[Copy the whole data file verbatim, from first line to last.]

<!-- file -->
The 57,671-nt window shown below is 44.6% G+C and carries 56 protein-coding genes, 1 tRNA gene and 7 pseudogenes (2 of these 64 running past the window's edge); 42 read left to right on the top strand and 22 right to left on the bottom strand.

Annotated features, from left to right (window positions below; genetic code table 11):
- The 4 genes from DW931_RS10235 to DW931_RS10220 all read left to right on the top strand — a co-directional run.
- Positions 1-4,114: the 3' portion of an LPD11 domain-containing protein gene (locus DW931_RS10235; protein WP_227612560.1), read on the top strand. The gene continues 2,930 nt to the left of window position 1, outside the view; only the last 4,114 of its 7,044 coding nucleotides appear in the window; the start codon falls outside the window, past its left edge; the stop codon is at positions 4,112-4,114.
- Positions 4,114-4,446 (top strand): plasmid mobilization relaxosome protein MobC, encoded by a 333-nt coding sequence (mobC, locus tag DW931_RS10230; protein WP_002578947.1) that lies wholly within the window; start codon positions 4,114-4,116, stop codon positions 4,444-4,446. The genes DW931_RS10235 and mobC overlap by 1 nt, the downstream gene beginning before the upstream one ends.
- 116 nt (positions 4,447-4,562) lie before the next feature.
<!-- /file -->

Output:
The 57,671-nt window shown below is 44.6% G+C and carries 56 protein-coding genes, 1 tRNA gene and 7 pseudogenes (2 of these 64 running past the window's edge); 42 read left to right on the top strand and 22 right to left on the bottom strand.

Annotated features, from left to right (window positions below; genetic code table 11):
- The 4 genes from DW931_RS10235 to DW931_RS10220 all read left to right on the top strand — a co-directional run.
- Positions 1-4,114: the 3' portion of an LPD11 domain-containing protein gene (locus DW931_RS10235; protein WP_227612560.1), read on the top strand. The gene continues 2,930 nt to the left of window position 1, outside the view; only the last 4,114 of its 7,044 coding nucleotides appear in the window; the start codon falls outside the window, past its left edge; the stop codon is at positions 4,112-4,114.
- Positions 4,114-4,446 (top strand): plasmid mobilization relaxosome protein MobC, encoded by a 333-nt coding sequence (mobC, locus tag DW931_RS10230; protein WP_002578947.1) that lies wholly within the window; start codon positions 4,114-4,116, stop codon positions 4,444-4,446. The genes DW931_RS10235 and mobC overlap by 1 nt, the downstream gene beginning before the upstream one ends.
- 116 nt (positions 4,447-4,562) lie before the next feature.